"Some men arrive. They force their way into a family's home, rich or poor, house, hovel or hut, in a city or in a village, anywhere. They come at any time of the day or night, usually in plain clothes, sometimes in uniform, always carrying weapons. Giving no reasons, producing no arrest warrant, frequently without saying who they are or on whose authority they are acting, they drag off one or more members of the family towards a car, using violence in the process if necessary." *

We all agree that this should end.

Subukan natin pag usapan ito. When we stay silent, it is almost as bad as saying this rabid violation is okay or that it is acceptable. Clearly, it is not.

Mag post ng mga tanong at comment dito, para maisama sa programa ngayong Linggo.




*quote taken from the UN Office of the High Commissioner for Human Rights website.
Read more about the Free Jonas Burgos Movement

12 comments:

elayne said...

It's very ironic how the Philippines has become the 2nd most dangerous place for journalists when our country's the oldest democracy in Asia. tama nga si chief justice Panganiban, hindi pa tunay na malaya ang Pilipinas.

Anong klaseng demokrasya ba meron ang Pilipinas ngayon? pinahahalagahan pa ba ang demokrasya ngayon? Nagpapabaya na ba ang tao? ang hirap sagutin kaya ibabato ko na lang ang tanong sa inyo.

The military's duty is to protect the people. ang hirap kapag ang mga taong inaasahan mong magpoprotekta sayo ang siyang kumikitil ng buhay, ng demokrasya. Paano pa tayo lalaban? At sino nga ba dapat ang maging accountable sa lahat ng 'to? gobyerno lang ba?

ana banana said...

minsan sobrang nakakatakot nang umangal at magsalita kapag may alam kang nangyayaring mga katiwalian...minsan itthreaten pati pamilya mo..may pinalabas na dokyu sa school namin tungkol jan..sobrang nakakatakot, nakakaduwag... at the same time sobrang nakakainis at nakakagalit pero parang sa panahon ngayon kung wala kang koneksyon..kung wala kang kapangyarihan wala kang mapapala..

sobrang nakakainis noh? ano nga bang magagawa nating mga simpleng mamamayan tungkol dyan?..may pag asa pa ba tayong makalaban o habang buhay nalang tayong sunud-sunuran? hay buhay...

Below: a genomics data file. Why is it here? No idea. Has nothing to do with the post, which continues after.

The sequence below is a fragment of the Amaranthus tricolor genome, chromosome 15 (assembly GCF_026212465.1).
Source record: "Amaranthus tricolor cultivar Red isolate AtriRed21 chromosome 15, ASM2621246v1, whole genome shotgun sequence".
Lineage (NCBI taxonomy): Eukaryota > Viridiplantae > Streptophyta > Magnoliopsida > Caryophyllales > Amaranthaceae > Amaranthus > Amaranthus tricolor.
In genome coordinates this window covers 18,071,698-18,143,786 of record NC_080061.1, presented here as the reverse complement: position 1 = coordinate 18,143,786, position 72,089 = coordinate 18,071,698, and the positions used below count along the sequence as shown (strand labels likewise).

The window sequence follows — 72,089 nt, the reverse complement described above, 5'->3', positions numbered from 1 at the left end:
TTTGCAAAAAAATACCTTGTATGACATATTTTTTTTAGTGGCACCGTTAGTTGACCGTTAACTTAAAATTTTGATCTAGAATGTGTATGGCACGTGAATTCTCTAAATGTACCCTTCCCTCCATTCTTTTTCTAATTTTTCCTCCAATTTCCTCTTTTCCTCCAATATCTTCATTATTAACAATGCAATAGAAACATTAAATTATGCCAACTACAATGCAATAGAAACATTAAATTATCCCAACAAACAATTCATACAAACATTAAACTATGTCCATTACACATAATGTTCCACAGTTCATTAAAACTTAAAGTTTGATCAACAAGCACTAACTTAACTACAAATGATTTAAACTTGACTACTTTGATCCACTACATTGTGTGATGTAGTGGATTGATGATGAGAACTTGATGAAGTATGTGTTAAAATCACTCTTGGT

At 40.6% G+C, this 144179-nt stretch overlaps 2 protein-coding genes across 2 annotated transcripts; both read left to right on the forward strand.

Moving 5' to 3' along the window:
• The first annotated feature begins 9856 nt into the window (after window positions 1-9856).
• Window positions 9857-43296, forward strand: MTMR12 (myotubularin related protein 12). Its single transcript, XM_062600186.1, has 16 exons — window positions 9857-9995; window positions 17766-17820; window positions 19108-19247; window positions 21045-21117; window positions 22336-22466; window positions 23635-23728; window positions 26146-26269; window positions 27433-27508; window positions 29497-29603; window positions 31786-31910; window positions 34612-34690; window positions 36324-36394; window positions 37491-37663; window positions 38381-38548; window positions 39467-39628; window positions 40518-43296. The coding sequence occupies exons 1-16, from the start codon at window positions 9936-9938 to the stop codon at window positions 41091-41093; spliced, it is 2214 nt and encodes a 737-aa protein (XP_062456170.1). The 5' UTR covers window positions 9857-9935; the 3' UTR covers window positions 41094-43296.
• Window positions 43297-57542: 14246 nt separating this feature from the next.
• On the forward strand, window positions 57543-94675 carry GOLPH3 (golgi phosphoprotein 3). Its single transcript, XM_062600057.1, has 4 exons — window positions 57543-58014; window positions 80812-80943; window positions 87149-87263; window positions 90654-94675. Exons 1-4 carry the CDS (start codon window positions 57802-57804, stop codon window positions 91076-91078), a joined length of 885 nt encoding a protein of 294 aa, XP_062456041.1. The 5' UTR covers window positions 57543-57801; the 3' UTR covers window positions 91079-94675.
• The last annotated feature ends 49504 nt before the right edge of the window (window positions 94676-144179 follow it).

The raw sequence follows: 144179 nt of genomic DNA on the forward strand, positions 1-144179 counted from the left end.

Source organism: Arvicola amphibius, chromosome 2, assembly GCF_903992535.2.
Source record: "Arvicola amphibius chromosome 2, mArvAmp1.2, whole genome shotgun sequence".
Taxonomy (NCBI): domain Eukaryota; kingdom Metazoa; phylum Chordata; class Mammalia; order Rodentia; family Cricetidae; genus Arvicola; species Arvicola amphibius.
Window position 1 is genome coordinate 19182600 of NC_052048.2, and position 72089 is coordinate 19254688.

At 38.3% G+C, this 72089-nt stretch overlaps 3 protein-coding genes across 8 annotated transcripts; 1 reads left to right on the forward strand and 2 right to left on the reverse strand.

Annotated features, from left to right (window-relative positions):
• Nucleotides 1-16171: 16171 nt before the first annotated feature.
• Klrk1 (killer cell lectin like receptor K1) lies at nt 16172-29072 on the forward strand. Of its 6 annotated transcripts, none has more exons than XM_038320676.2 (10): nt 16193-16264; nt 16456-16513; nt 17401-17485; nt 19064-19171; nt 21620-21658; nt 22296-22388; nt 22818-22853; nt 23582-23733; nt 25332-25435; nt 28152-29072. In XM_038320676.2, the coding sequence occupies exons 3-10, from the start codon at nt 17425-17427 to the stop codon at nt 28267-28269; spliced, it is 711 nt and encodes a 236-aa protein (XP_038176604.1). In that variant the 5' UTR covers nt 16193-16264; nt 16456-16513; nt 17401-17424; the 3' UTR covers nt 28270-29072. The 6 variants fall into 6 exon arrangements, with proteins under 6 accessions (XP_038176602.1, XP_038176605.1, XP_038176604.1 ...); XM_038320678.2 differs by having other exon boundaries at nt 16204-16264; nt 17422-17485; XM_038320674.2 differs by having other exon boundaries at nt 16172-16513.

Anonymous said...

sana, ma identify, eksakto, kung ano ung mga bagay na humahadlang sa pag lutas ng prublemang ito.
nang sa gayon ay magkaroon ng idea kung paano ito lulutasin.

isa rito ang nabanggit ni anna banana.

ang takot.
takot kanino?

at ano ang tulong na maasahan natin mula sa gubyerno? kung meron man.
kung wala,
meron ba tayong ibang malalapitan?

watdaefpare said...

Political killings.
There is a chain of command in the military. Apparently, regardless of their sole duty to uphold our security, they obey their superiors, the highest of whom is the Chief of Staff, the president. Unless of course another Trillanes dares voice out otherwise.

Anonymous said...

ano nga ang puwedeng gawin ng mga studyante lamang?

dennis said...

JL BURGOS! Wag mawalan ng pag-asa. Tutulong kami.

elaine said...

Ano talaga ang ginagawa ni Jonas para sa alyansang magbubukid at siya ang dinakip? Ano kaya dahilan? Sinong galit sa kaniya?

jen said...

aabangan ko to.

shinji said...

for Ancheta and Burgos: nawalan na ba kayo ng pag asa?

Trixie Cabilan said...

Hmm. Hindi pa rin clear kung paano ipa-punish yung mga tao behind political killings and yung disappearances sa SONA ni Gloria. Share ko lang. Sana wag na dumami pa yung bilang ng mga tao/aktibistang nawawala dahil lamang ipinagtatanggol nila ang karapatan ng mamamayan.

By the way, may short story na pinabasa sa'min ng prof ko during Filipino Lit class. It's Ricky Lee's "Kabilang sa mga Nawawala". It's a nice read, tungkol sa social involvement. Sharing lang.